To­day in his­tory

Sherbrooke Record - - LOCAL SPORTS -

To­day in His­tory for Sept. 12: On this date:

In 1362, Pope In­no­cent VI died. He is con­sid­ered by Ro­man Catholic Church schol­ars to be one of the best popes of the Avi­gnon pa­pacy, a pe­riod in the 14th cen­tury when the seat of the pon­tiff was moved from Rome to Avi­gnon in south­ern France. In­no­cent brought about many re­forms in church ad­min­is­tra­tion.

In 1504, Christo­pher Colum­bus sailed from His­pan­iola in the West Indies for Spain to end his fourth and last voy­age to the New World. The great ad­ven­turer died af­ter a long ill­ness in 1506. In 1542, his re­mains were ex­humed in Seville and taken back to His­pan­iola. They are buried in the cathe­dral at Santo Domingo, cap­i­tal of the Do­mini­can Repub­lic.

In 1818, Richard Gatling, in­ven­tor of the Gatling gun, was born in North Carolina.

In 1858, gold was dis­cov­ered in Nova Sco­tia.

In 1869, Bri­tish sci­en­tist Peter Mark Ro­get died. He com­piled the “Theasaurus of English Words and Phrases,” first pub­lished in 1852.

In 1908, Orville Wright set a fly­ing en­durance record by keep­ing his plane aloft for one hour and 14 min­utes in a demon­stra­tion for the U.S. army. The army later made the Wright planes the world's first mil­i­tary air­planes.

In 1914, the “Bat­tle of the Marne,” a ma­jor of­fen­sive by Bri­tish and French troops in the First World War, ended af­ter sev­eral days of in­ten­sive fight­ing. The Al­lies suc­ceeded in driv­ing the Ger­mans back across the Marne River, thanks in part to the 1,200 taxis com­mis­sioned by the French mil­i­tary gov­er­nor to carry re­in­force­ments to the front.

In 1932, the Ger­man Re­ich­stag was dis­solved af­ter the Nazis and the Com­mu­nists re­fused to form a coali­tion govern­ment.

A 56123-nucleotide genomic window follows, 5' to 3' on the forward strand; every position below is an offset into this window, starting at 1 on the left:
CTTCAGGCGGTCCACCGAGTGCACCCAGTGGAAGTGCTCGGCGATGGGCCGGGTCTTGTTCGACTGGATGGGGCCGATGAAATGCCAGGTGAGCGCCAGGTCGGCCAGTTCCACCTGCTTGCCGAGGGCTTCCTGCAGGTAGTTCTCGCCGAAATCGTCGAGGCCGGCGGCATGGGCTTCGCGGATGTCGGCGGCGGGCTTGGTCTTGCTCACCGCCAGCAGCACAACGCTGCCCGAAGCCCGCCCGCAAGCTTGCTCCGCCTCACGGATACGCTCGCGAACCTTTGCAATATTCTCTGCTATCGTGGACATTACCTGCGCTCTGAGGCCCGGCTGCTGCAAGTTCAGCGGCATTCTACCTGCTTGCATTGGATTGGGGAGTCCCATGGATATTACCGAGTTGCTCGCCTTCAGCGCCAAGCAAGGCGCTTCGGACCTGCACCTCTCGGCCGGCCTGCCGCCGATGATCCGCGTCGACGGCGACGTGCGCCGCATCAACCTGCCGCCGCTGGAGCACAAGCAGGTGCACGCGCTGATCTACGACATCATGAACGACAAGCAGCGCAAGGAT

In 1977, anti-apartheid ac­tivist Stephen Biko died shortly af­ter his ar­rival in a Pre­to­ria prison in South Africa. Po­lice claimed he died as re­sult of a hunger strike but ev­i­dence later showed he had mas­sive head in­juries. The death served as an in­ter­na­tional wake-up call to the bru­tal­ity of the apartheid regime.

In 1988, hur­ri­cane Gil­bert hit Ja­maica. With winds up to 233 km/h and tor­ren­tial rains, the storm killed 45 peo­ple and left about half a mil­lion home­less. Gil­bert was later re­spon­si­ble for the deaths of 300 peo­ple in Mex­ico and the United States.

In 1989, 7,000 col­lege teach­ers and 90,000 health work­ers walked off the job in Que­bec.

In 1992, the space shut­tle “En­deav­our” blasted off, car­ry­ing with it Mark Lee and Jan Davis, the first mar­ried cou­ple in space; Mae Jemi­son, the first black woman in space; and Mamoru Mohri, the first Ja­panese cit­i­zen to fly on a U.S. space­ship.

In 1993, Cana­dian-born ac­tor Ray­mond Burr, who por­trayed TV'S Perry Ma­son, died. He was 76.

In 2003, the United Na­tions Se­cu­rity Coun­cil for­mally lifted sanc­tions on Libya, end­ing a ban on arms sales and flights im­posed some 15 years ear­lier af­ter Moam­mar Gad­hafi's govern­ment was im­pli­cated in the 1988 Pan Am flight 103 bomb­ing over Locker­bie, Scot­land.

In 2005, the Is­raeli army with­drew from Gaza, of­fi­cially end­ing Is­rael's 38year oc­cu­pa­tion.

In 2011, the plot of land that was known as Ground Zero was opened to the pub­lic for the first time since Sept. 11, 2001. A few thou­sand peo­ple walked among hun­dreds of white oak trees on a plaza and gazed at the two enor­mous foun­tains where the World Trade Cen­ter's twin tow­ers once stood.

In 2014, a South African judge found dou­ble-am­putee Olympic sprinter Os­car Pis­to­rius guilty of man­slaugh­ter in the shoot­ing death of girl­friend Reeva Steenkamp and de­clared him not guilty of pre­med­i­tated mur­der. He was later sen­tenced to five years in prison. (In Oc­to­ber 2015, he was re­leased from prison and placed un­der house ar­rest. In De­cem­ber 2015, an ap­peals court over­turned the lower court de­ci­sion and con­victed him of mur­der. He was sen­tenced to six years in prison, but pros­e­cu­tors are ap­peal­ing the sen­tence as “shock­ingly too le­nient.”)

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